Two Thirds of SMB IT Decision Makers Aren't Fully Prepared to Deter Threats

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A recent survey of 700 IT decision makers at SMBs in the U.S., U.K., and Australia has found that only 37 percent of respondents believe their organizations are completely ready to manage IT security and protect against threats.

The survey, conducted in late October and early November 2015 by Wakefield Research on behalf of Webroot, also found that almost 60 percent of respondents think their company is more vulnerable to cyber attacks because they have too few resources for maintaining their defenses.

Almost half of respondents think their company is vulnerable to insider threats, 45 percent believe they're unprepared for security issues caused by unsecured internal and external networks such as public Wi-Fi, and 40 percent say they're vulnerable to threats caused by unsecured endpoints, such as computers and mobile devices.

Still, 84 percent of respondents said they're confident that someone on their staff would be able to thoroughly address a cyber attack.

There are some significant differences between countries -- 50 percent of respondents in the U.S. don't feel like they have enough time to stay abreast of the latest security threats, compared to 61 percent in Australia. Sixty-three percent of respondents in the U.S. and the U.K. are confident of their endpoint protection capabilities, compared to 55 percent in Australia. And when asked what a potential data breach would cost their company, respondents in the U.S. said $522,602, those in the U.K. said £215,910 (about $326,000), and those in Australia said AUD 433,010 (about $341,000).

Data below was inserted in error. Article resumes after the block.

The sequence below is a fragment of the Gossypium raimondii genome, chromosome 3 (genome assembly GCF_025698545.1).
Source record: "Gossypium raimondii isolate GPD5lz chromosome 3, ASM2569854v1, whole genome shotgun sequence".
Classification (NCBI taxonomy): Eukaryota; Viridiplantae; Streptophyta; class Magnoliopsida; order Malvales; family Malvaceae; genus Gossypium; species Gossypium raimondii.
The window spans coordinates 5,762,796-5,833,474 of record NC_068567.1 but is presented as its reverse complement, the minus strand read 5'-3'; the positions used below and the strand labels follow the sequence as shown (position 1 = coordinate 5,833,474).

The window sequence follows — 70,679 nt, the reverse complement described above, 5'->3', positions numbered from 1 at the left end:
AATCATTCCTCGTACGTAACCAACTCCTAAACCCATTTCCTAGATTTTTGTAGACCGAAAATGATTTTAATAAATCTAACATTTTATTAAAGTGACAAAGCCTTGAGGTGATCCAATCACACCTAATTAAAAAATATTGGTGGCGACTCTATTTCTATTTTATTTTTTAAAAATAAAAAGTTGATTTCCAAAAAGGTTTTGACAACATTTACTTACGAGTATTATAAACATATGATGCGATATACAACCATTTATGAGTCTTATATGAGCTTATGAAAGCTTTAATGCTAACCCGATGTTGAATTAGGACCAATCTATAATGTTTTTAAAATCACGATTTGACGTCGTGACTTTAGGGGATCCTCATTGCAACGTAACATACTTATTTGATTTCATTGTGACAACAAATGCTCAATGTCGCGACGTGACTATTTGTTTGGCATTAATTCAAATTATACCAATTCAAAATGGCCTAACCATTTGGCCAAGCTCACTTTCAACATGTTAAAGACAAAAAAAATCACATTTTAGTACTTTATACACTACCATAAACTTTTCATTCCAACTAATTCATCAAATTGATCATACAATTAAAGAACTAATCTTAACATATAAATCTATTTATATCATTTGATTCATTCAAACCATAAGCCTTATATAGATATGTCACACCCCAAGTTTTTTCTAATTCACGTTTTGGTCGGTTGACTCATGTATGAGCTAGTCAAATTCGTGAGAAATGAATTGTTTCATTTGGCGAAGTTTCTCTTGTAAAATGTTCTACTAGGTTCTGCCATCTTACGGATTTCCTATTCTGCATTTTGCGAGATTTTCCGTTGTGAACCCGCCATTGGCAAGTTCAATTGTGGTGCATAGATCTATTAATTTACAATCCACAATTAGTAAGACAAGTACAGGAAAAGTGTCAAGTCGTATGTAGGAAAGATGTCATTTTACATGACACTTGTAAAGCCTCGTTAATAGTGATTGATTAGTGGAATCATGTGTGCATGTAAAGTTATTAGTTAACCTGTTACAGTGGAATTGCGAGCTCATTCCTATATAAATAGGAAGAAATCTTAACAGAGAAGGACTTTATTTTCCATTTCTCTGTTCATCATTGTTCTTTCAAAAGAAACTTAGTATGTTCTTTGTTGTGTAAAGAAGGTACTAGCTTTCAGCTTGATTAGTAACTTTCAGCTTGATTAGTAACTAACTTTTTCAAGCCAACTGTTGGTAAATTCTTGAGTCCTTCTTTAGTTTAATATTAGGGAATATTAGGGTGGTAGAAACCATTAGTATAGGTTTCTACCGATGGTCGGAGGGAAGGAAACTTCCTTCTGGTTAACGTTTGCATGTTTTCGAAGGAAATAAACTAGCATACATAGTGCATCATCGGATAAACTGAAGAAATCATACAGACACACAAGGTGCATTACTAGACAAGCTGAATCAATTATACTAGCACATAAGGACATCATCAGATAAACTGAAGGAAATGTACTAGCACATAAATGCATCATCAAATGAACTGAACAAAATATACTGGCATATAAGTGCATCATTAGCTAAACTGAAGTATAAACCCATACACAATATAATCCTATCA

Fully 81 percent of respondents plan to increase their IT security budgets in 2016, by an average of 22 percent -- and 81 percent agree that outsourcing IT solutions, including cyber security, would increase their ability to address other issues.

"SMBs play a pivotal role in helping drive the economies of all the countries polled, but past experiences have taught them they face an uphill battle when it comes to cyber security," Webroot director of product marketing George Anderson said in a statement. "This perception must change."

When asked how their IT security is managed, 32 percent of respondents said they handle IT security along with other IT responsibilities, 27 percent have a mix of in-house and outsourced IT security solutions, 24 percent have a dedicated in-house IT security professional or team, 9 percent outsource IT security by contracting with a managed service provider (MSP), 5 percent have non-IT employees who handle IT security along with other responsibilities, and 3 percent have no resources that specifically address IT security.

"SMBs no longer need to go it alone," the report states. "Through a carefully considered mix of stronger cyber security approaches, increased spending and management outsourcing, they can deploy and maintain the same business security as larger enterprises, for a fraction of the cost."

Previous eSecurity Planet articles have examined managed security services' role in cloud security, and offered four tips on choosing an MSP for IT security.

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